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Why the car price you see is definitely not what you will pay | Irish Times

If you order a new jumper, a pair of jeans, some DVDs, a book, or even some household cleaning products from almost any online source, chances are that you will not be charged extra for delivery.

Generally, once you’re spending more than a nominal amount (usually between €50 and €100), you won’t have to pay any extra for shipping.

With cars, of course, that has never been the case. The price you see is most definitely not the price you pay, and ‘delivery and related charges’ are always extra. The gap between a retail price and a dealer price can be as much as €1,500.

Why? Well, part of it is down to consumer law, some is pure tradition, and the rest is because these charges do provide a critical lifeline for car dealers working on wafer-thin margins. What that all means for the consumer is debatable at best.

The consumer protection law goes back a long way, and the basis of it is that if a car manufacturer was to try to impose a fixed on-the-road price, inclusive of dealer charges, then that would be considered anti-competitive.

Loopholes
However, it does seem a little odd that given all the loopholes and frequent breaches in consumer protection, that such pricing strategies are held in contempt by the authorities.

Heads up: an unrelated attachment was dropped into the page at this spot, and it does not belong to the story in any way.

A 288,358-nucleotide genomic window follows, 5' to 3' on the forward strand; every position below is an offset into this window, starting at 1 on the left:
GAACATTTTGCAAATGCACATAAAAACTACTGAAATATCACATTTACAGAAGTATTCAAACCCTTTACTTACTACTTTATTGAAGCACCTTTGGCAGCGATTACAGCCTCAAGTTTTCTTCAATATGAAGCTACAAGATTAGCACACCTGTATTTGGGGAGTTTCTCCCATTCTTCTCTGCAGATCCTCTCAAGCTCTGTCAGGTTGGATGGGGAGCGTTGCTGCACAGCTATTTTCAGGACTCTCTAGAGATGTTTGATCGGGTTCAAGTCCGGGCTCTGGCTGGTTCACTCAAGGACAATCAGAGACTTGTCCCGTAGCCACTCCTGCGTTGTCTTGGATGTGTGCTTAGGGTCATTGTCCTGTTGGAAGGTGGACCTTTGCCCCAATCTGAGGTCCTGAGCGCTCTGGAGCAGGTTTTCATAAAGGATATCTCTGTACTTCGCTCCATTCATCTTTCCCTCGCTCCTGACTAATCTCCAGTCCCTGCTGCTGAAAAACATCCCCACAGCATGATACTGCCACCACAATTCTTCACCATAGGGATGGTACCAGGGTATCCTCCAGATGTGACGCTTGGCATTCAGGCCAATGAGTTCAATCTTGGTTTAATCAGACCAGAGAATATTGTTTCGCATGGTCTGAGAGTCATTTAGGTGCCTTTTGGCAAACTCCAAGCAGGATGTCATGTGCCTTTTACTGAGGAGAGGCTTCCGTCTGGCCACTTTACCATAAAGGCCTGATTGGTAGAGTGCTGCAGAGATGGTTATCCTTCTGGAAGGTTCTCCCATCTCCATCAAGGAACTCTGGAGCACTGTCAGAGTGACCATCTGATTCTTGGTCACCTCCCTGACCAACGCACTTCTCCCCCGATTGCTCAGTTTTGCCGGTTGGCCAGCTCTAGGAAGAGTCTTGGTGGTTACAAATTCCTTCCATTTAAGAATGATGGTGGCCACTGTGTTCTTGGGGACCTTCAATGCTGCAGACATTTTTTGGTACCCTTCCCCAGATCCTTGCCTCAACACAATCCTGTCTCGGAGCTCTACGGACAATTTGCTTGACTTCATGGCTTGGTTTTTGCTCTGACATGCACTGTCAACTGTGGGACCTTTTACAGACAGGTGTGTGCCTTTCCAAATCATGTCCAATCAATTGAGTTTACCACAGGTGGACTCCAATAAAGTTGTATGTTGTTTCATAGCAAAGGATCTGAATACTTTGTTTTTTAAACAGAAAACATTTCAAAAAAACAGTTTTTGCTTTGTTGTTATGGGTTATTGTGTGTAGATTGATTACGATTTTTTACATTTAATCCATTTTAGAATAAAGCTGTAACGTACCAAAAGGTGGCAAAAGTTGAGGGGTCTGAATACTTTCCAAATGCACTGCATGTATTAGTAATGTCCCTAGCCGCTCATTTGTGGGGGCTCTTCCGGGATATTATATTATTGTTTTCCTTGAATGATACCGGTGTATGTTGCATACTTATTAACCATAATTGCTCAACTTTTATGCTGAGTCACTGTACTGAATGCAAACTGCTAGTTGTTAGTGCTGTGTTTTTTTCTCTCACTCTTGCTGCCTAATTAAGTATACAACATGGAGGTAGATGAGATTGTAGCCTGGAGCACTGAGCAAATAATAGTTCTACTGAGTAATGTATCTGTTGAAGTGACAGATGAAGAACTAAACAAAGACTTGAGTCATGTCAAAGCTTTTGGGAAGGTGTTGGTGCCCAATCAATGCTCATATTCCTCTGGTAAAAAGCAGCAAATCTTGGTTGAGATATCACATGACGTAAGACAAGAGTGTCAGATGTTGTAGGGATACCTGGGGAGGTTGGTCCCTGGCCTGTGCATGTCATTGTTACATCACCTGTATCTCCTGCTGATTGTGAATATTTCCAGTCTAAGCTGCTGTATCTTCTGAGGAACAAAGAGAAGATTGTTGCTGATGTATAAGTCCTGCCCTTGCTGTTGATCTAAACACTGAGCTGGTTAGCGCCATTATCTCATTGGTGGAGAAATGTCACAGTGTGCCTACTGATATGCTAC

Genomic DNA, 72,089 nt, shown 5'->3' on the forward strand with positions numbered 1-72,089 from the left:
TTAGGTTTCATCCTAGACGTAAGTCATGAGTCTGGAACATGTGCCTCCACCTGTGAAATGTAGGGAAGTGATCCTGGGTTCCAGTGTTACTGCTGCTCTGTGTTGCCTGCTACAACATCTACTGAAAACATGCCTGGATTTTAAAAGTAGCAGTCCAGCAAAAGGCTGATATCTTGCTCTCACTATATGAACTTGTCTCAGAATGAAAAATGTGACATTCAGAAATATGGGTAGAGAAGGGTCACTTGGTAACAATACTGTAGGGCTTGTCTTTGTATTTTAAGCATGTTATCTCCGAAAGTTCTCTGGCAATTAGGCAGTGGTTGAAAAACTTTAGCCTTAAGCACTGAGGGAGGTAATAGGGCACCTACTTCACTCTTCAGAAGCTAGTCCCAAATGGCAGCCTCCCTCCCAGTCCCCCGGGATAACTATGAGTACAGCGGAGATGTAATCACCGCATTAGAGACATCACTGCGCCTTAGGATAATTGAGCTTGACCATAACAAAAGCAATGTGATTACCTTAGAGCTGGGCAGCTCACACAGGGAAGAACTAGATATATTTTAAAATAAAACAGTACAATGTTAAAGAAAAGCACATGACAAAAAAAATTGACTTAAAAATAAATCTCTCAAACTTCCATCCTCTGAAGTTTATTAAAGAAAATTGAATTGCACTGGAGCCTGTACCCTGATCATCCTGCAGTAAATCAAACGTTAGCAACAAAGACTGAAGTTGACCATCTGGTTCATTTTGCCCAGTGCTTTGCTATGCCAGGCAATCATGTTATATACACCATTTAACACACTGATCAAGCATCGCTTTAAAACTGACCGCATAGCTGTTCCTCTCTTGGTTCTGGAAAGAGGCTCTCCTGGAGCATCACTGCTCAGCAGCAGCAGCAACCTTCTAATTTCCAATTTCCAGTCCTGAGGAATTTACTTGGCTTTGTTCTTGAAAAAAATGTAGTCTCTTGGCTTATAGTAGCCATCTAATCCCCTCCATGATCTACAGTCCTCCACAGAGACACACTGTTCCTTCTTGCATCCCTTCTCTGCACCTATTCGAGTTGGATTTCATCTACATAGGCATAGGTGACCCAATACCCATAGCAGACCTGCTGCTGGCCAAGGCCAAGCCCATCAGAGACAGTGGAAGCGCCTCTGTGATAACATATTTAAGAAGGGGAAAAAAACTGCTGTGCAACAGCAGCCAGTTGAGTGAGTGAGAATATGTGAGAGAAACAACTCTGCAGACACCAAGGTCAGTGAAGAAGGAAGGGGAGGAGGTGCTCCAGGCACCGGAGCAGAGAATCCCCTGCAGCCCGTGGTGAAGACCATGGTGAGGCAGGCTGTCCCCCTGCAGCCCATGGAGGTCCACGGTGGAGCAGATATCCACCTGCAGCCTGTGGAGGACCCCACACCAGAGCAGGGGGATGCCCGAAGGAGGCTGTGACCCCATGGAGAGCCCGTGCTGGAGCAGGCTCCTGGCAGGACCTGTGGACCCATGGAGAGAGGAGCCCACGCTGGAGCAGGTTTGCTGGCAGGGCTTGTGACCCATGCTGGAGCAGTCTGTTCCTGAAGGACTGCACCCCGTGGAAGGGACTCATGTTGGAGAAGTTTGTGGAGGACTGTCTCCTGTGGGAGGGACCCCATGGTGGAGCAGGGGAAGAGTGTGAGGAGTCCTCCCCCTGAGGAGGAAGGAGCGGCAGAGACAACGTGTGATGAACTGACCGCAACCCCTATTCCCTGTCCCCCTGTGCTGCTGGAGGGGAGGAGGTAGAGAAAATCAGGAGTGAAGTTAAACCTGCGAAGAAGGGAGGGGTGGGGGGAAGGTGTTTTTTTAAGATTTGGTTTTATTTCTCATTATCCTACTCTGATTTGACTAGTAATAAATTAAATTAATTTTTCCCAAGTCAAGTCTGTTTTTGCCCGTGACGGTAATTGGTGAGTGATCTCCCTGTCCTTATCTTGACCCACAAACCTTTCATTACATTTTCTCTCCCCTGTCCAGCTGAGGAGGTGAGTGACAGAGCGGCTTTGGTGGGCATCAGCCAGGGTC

After all, on-the-road pricing is very common in other markets, and there’s a strong argument that the consumer is given a much more transparent price when it’s allowed. You wouldn’t expect a shop in Cork to charge you more or less for a Mars Bar than a shop in Dundalk.

The CCPC doesn’t see it that way, however, saying: “Consumer law requires traders to provide the total cost, including extras, of a product to a consumer before they buy. In the specific instance of when a manufacturer is advertising a car for sale, the manufacturer can only advertise the recommended retail price and state that delivery and related charges will be extra.

“If a consumer then decides to buy that car, they should be provided with the total price by the dealer before they buy. Auxiliary costs such as motor insurance, tax etc, are not dealt with specifically under consumer protection law.

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Why the car price you see is definitely not what you will pay.